Even in a region where so many commuters endure long and unpredictable trips, I-66 stands out. In fact, it’s one of the most congested highways in the nation. The bottleneck just west of the Capital Beltway is severe, but other choke points occur in Rosslyn, near the junction with Route 267, near Route 50 and near Route 28.
There has been some traffic management. Outside the Beltway, the far left lane is under HOV-2 rules in the rush-hour direction. Inside the Beltway, both lanes in the rush-hour direction are HOV-2. The Virginia Department of Transportation also opens the shoulders to through traffic west of the Beltway during rush hours. It’s still not enough to handle the demand. So VDOT is saying it wants to actively manage the lanes through technology upgrades.
Above all, VDOT wants to make the highway safer by reducing the number of crashes, but the active management program could also make trips more predictable and perhaps even ease the congestion.
The $32 million program (90 percent of the money would be federal funds) involves hardware, software and humans. The humans managing the program will be at the McConnell Public Safety and Transportation Operations Center in Fairfax. Most of the other humans needed to make this work will be driving on I-66.
Hari K. Sripathi, VDOT’s regional operations director, said that while the sensors, lane controls and information displays involved have been used elsewhere, this new program is being designed to fit the needs of I-66. Drivers in different areas between Haymarket and the Potomac River will see differences in its applications.
Farthest west, between Routes 15 and 29, the program will expand the use of traffic cameras, information displays and sensors measuring speed and congestion. East of that zone, drivers between Routes 29 and 50 will enter a zone of active traffic management, with a lane control system mounted on gantries above the highway and information displays that can warn about conditions ahead.
Between Route 50 and the Beltway, the program adds a monitoring system for the shoulder lanes and a monitoring system for the emergency pullouts. Use of the shoulder lanes, now fixed to certain peak hours, can be adjusted to meet changing demands. Assistance can be sent more quickly to disabled vehicles parked in the the pullouts.
Inside the Beltway, VDOT will use traffic cameras, message displays and sensors. The ramp meters, those red and green lights at some I-66 entrances, will be smartened up. Now they’re on automatic cycles, intended to space out the rate at which vehicles join the crowd on the highway. Smarter versions could be adjusted to fit conditions, on the interstate ahead or toward the back of the line on the ramp.
Inside the Beltway, where Route 267 and eastbound I-66 meet, VDOT also is considering use of a “dynamic merge” system. Based on information from roadway monitors, the message signs and lane indicators can warn drivers to slow down or to control lane use for a smoother merge.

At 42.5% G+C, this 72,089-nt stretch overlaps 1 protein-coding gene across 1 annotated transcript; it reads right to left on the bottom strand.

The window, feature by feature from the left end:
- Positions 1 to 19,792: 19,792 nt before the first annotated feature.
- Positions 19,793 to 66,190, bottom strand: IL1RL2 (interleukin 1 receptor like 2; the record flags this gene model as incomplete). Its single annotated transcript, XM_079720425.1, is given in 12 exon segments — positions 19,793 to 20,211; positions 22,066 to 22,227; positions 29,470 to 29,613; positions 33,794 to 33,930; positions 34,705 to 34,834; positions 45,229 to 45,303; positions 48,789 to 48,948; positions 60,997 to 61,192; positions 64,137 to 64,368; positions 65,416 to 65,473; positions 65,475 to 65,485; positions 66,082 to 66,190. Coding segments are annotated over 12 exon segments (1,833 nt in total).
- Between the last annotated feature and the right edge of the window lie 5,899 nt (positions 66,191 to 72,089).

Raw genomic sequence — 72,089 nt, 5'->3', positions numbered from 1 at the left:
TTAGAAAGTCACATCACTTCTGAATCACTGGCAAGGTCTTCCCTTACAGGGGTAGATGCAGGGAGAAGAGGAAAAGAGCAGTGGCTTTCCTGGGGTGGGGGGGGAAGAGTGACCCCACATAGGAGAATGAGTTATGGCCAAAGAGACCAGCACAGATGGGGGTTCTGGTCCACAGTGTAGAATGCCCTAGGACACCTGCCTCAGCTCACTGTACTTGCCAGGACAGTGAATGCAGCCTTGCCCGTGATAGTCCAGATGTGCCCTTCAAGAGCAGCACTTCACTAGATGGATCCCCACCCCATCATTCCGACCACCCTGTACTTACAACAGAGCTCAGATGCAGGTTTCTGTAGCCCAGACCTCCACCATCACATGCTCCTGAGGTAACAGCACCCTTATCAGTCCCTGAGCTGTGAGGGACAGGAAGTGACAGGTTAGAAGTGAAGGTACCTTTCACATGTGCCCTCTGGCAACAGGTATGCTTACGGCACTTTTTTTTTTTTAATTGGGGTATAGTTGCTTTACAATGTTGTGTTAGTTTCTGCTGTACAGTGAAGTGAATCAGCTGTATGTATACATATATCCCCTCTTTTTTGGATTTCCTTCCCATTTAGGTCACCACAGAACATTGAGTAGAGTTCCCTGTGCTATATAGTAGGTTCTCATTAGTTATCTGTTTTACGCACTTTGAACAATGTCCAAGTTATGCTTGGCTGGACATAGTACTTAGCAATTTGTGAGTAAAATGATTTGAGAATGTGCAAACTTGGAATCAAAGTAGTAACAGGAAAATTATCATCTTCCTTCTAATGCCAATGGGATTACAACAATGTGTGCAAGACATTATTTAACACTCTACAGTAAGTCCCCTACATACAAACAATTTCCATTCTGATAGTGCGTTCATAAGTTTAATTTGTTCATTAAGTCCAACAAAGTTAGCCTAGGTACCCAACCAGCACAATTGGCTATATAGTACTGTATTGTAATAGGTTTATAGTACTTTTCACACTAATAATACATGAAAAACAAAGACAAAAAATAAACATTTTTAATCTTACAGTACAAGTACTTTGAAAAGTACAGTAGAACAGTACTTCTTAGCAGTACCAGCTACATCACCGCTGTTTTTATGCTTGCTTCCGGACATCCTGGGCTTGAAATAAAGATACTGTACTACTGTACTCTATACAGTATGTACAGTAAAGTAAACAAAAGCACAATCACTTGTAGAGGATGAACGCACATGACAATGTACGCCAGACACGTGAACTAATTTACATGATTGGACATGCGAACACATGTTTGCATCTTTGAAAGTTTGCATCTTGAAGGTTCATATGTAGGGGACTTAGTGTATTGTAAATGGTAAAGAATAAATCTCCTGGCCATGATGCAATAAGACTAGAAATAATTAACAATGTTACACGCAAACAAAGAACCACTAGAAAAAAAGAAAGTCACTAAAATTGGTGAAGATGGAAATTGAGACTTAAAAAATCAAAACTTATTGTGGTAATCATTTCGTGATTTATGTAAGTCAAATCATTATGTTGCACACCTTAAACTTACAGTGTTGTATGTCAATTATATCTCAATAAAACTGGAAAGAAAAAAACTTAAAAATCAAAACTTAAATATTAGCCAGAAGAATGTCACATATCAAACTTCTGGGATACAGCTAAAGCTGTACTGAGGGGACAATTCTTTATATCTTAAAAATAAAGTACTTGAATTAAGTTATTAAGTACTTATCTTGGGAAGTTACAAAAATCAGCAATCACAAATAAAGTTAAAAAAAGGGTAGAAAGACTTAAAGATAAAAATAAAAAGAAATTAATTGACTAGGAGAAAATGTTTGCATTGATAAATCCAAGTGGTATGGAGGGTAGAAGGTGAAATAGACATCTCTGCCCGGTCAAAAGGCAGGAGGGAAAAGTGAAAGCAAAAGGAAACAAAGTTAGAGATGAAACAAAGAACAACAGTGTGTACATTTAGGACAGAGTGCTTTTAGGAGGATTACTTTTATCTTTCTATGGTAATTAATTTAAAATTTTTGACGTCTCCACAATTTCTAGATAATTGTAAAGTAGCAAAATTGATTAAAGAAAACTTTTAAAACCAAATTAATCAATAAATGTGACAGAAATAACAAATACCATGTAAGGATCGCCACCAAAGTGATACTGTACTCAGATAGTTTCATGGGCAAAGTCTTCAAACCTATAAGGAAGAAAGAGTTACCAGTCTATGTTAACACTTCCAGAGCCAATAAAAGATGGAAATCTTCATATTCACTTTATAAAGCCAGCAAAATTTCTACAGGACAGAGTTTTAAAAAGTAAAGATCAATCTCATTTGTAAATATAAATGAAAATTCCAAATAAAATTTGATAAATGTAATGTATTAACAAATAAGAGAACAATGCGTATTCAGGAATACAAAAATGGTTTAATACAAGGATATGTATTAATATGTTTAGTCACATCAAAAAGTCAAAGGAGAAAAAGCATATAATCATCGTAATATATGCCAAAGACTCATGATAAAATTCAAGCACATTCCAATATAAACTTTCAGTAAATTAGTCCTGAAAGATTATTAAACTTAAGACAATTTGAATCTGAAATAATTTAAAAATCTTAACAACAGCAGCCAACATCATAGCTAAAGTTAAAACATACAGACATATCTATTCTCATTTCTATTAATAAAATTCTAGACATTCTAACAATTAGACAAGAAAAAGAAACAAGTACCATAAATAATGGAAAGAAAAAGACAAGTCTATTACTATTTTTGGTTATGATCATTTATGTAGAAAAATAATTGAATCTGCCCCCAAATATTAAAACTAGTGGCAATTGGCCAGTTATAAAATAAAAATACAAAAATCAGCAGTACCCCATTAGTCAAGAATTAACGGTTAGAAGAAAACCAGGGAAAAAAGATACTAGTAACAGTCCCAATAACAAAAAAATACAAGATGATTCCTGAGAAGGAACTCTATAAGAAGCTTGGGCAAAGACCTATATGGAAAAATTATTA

The active management system isn’t scheduled to be up and running until summer 2014, though some elements might be introduced earlier. The planners and engineers still are studying how to make best use of the hardware and software on the individual segments along this 34-mile route.
It’s a lot of information. In some sectors, the gantries will be placed about every half a mile. Sometimes they’ll deliver good news, reassuring drivers that the road ahead is open and they don’t need to seek alternatives. But often it will be bad news, accompanied by warnings to slow down and to change lanes.
Success depends in large part on drivers acting on those instructions.
When an accident occurs, the active management system creates several opportunities. The message system can warn drivers approaching the crash that they need to slow down well before they encounter stopped traffic ahead. That reduces the chances that other crashes will make the congestion even worse.
When emergency equipment approaches, the managers in the operations center can switch on the red X’s over the lanes they need to clear so the first responders can reach the scene. That could create a half-mile or more of clear lane space for the responders.
But picture it: The two right lanes, covered by red X’s, might be clear of traffic up to the crash scene. The traffic squeezing into the two left lanes is stop-and-go. Imagine what can happen as some of those stalled drivers eye the open pavement to the right. Oh, what would it hurt if we just jump the line a little? Nobody seems to be using that pavement right now, and we really can’t afford to be late.
Sripathi is wise to the ways motorists behave. This isn’t just about technology, he said. It involves a different way of thinking about traffic, not only on the part of the traffic managers but also on the part of the drivers being managed.
“The system has such a great potential,” he said, but public acceptance is important. “We need to have that conversation with the general public.”
While the plan is coming together, many decisions about how exactly it will work are yet to be made. This week, the public will have a chance to learn about it and to begin that conversation Sripathi talked about. A public information meeting is scheduled for 5 to 8 p.m. Thursday at VDOT’s Northern Virginia District Office, at 4975 Alliance Dr. in Fairfax. A brief presentation will begin at 6 p.m.